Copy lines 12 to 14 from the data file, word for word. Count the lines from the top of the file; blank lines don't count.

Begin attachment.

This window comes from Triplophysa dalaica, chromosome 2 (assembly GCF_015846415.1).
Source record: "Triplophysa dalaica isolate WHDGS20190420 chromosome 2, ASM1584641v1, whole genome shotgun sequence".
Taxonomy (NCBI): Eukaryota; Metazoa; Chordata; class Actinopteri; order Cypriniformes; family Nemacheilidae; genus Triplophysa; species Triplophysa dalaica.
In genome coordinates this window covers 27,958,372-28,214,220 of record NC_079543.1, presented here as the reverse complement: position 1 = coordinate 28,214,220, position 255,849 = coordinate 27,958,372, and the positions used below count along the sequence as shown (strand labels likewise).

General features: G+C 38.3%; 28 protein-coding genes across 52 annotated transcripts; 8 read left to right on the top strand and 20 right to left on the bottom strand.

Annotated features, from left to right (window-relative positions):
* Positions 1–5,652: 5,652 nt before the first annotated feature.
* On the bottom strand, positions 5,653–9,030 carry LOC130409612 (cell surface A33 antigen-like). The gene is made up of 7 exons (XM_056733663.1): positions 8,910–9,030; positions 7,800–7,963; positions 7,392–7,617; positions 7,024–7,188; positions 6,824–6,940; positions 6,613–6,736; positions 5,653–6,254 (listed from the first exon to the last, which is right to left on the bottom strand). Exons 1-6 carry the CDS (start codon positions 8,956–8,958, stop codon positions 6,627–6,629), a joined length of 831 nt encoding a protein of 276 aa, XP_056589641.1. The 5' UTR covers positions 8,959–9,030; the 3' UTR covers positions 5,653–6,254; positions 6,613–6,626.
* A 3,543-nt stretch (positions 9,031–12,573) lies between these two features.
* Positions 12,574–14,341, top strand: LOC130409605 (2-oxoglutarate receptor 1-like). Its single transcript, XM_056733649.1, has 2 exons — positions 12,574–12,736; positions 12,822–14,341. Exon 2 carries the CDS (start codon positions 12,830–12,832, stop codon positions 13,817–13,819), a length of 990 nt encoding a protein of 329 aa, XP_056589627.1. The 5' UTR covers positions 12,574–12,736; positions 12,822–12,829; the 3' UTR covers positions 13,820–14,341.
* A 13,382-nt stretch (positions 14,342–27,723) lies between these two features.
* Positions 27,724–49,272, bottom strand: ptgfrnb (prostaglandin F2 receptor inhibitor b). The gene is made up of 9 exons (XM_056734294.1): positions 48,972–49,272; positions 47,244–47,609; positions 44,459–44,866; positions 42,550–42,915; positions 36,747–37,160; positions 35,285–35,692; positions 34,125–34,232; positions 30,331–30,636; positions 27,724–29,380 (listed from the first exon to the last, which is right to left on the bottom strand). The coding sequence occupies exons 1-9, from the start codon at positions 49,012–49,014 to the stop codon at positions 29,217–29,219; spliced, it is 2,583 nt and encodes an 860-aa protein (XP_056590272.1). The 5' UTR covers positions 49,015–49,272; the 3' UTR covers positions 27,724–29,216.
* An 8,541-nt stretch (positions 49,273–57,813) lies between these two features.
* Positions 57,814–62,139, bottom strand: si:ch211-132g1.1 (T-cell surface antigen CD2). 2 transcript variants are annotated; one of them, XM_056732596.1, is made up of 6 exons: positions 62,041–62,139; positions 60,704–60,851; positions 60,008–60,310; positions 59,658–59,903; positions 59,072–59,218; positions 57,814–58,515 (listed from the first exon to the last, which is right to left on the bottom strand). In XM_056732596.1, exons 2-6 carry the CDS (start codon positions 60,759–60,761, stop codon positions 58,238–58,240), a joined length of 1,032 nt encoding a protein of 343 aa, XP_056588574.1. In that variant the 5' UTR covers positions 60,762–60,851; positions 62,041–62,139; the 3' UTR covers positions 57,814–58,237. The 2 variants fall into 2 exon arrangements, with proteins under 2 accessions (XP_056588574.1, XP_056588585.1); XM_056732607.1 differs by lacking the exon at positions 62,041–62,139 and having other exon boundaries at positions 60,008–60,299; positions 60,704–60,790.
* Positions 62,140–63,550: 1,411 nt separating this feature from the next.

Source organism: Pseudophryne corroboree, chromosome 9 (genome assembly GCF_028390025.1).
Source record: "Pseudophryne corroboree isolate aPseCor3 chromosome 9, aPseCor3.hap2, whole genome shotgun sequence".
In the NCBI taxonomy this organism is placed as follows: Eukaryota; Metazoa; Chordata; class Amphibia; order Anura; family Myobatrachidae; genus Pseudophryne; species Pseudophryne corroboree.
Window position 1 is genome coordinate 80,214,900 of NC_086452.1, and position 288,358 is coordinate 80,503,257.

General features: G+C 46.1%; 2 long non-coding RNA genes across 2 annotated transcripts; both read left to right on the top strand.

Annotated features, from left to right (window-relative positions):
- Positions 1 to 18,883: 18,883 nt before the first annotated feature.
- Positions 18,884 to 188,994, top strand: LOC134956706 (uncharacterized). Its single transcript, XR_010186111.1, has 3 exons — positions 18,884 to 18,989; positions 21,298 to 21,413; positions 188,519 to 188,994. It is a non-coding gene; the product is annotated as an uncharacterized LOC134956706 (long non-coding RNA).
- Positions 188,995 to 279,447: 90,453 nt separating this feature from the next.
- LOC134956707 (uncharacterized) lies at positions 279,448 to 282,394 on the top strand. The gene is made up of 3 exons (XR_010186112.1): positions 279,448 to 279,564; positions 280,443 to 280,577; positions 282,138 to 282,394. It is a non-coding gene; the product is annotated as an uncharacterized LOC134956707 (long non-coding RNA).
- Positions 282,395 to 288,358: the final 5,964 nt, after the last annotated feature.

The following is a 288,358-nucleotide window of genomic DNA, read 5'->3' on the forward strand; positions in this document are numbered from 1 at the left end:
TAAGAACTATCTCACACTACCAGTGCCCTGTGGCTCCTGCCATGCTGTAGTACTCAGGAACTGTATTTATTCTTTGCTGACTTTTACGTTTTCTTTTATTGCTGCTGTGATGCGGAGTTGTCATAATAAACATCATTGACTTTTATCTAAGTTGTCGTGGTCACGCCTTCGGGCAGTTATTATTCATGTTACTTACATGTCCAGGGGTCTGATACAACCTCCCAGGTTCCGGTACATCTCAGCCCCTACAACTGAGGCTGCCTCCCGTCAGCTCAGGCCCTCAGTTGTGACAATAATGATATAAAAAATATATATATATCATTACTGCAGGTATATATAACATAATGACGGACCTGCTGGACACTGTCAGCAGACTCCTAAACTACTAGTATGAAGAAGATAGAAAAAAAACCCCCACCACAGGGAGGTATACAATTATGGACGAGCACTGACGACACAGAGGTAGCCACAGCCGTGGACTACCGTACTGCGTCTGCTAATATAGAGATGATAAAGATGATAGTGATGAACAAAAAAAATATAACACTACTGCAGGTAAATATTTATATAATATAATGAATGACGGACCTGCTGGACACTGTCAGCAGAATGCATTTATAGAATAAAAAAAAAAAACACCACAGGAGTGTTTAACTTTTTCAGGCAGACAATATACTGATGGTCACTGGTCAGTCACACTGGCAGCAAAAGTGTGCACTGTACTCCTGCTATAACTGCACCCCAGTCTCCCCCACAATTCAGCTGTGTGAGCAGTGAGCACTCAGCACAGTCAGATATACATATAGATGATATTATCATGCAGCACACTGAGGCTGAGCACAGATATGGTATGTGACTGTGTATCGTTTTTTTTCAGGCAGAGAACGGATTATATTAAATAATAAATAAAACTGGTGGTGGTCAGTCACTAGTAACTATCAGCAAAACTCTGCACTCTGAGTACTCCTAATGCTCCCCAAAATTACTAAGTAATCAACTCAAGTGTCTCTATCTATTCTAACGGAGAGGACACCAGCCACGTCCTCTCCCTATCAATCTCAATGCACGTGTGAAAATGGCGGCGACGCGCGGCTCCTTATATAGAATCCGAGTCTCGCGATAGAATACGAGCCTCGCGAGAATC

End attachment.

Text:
* Positions 27,724–49,272, bottom strand: ptgfrnb (prostaglandin F2 receptor inhibitor b). The gene is made up of 9 exons (XM_056734294.1): positions 48,972–49,272; positions 47,244–47,609; positions 44,459–44,866; positions 42,550–42,915; positions 36,747–37,160; positions 35,285–35,692; positions 34,125–34,232; positions 30,331–30,636; positions 27,724–29,380 (listed from the first exon to the last, which is right to left on the bottom strand). The coding sequence occupies exons 1-9, from the start codon at positions 49,012–49,014 to the stop codon at positions 29,217–29,219; spliced, it is 2,583 nt and encodes an 860-aa protein (XP_056590272.1). The 5' UTR covers positions 49,015–49,272; the 3' UTR covers positions 27,724–29,216.
* An 8,541-nt stretch (positions 49,273–57,813) lies between these two features.
* Positions 57,814–62,139, bottom strand: si:ch211-132g1.1 (T-cell surface antigen CD2). 2 transcript variants are annotated; one of them, XM_056732596.1, is made up of 6 exons: positions 62,041–62,139; positions 60,704–60,851; positions 60,008–60,310; positions 59,658–59,903; positions 59,072–59,218; positions 57,814–58,515 (listed from the first exon to the last, which is right to left on the bottom strand). In XM_056732596.1, exons 2-6 carry the CDS (start codon positions 60,759–60,761, stop codon positions 58,238–58,240), a joined length of 1,032 nt encoding a protein of 343 aa, XP_056588574.1. In that variant the 5' UTR covers positions 60,762–60,851; positions 62,041–62,139; the 3' UTR covers positions 57,814–58,237. The 2 variants fall into 2 exon arrangements, with proteins under 2 accessions (XP_056588574.1, XP_056588585.1); XM_056732607.1 differs by lacking the exon at positions 62,041–62,139 and having other exon boundaries at positions 60,008–60,299; positions 60,704–60,790.